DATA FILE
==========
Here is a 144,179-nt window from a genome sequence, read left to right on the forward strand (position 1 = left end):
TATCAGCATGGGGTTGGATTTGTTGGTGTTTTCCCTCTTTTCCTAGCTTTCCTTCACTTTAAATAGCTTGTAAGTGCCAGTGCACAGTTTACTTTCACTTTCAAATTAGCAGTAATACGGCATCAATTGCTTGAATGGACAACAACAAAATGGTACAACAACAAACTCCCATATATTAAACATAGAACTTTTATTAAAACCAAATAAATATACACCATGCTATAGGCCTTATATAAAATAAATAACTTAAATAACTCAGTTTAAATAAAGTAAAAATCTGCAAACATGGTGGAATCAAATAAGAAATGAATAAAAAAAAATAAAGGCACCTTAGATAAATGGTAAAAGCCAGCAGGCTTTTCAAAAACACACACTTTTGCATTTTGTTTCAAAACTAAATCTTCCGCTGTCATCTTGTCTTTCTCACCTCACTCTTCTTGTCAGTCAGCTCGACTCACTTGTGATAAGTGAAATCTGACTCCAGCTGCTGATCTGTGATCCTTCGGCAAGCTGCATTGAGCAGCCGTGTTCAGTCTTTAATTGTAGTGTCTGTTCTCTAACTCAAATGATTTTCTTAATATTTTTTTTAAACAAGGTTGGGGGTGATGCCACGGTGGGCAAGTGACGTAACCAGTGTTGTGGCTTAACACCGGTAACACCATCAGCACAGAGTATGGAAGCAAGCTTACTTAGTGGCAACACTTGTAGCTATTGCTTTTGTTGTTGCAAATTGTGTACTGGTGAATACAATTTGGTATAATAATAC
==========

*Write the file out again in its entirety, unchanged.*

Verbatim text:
Here is a 144,179-nt window from a genome sequence, read left to right on the forward strand (position 1 = left end):
TATCAGCATGGGGTTGGATTTGTTGGTGTTTTCCCTCTTTTCCTAGCTTTCCTTCACTTTAAATAGCTTGTAAGTGCCAGTGCACAGTTTACTTTCACTTTCAAATTAGCAGTAATACGGCATCAATTGCTTGAATGGACAACAACAAAATGGTACAACAACAAACTCCCATATATTAAACATAGAACTTTTATTAAAACCAAATAAATATACACCATGCTATAGGCCTTATATAAAATAAATAACTTAAATAACTCAGTTTAAATAAAGTAAAAATCTGCAAACATGGTGGAATCAAATAAGAAATGAATAAAAAAAAATAAAGGCACCTTAGATAAATGGTAAAAGCCAGCAGGCTTTTCAAAAACACACACTTTTGCATTTTGTTTCAAAACTAAATCTTCCGCTGTCATCTTGTCTTTCTCACCTCACTCTTCTTGTCAGTCAGCTCGACTCACTTGTGATAAGTGAAATCTGACTCCAGCTGCTGATCTGTGATCCTTCGGCAAGCTGCATTGAGCAGCCGTGTTCAGTCTTTAATTGTAGTGTCTGTTCTCTAACTCAAATGATTTTCTTAATATTTTTTTTAAACAAGGTTGGGGGTGATGCCACGGTGGGCAAGTGACGTAACCAGTGTTGTGGCTTAACACCGGTAACACCATCAGCACAGAGTATGGAAGCAAGCTTACTTAGTGGCAACACTTGTAGCTATTGCTTTTGTTGTTGCAAATTGTGTACTGGTGAATACAATTTGGTATAATAATAC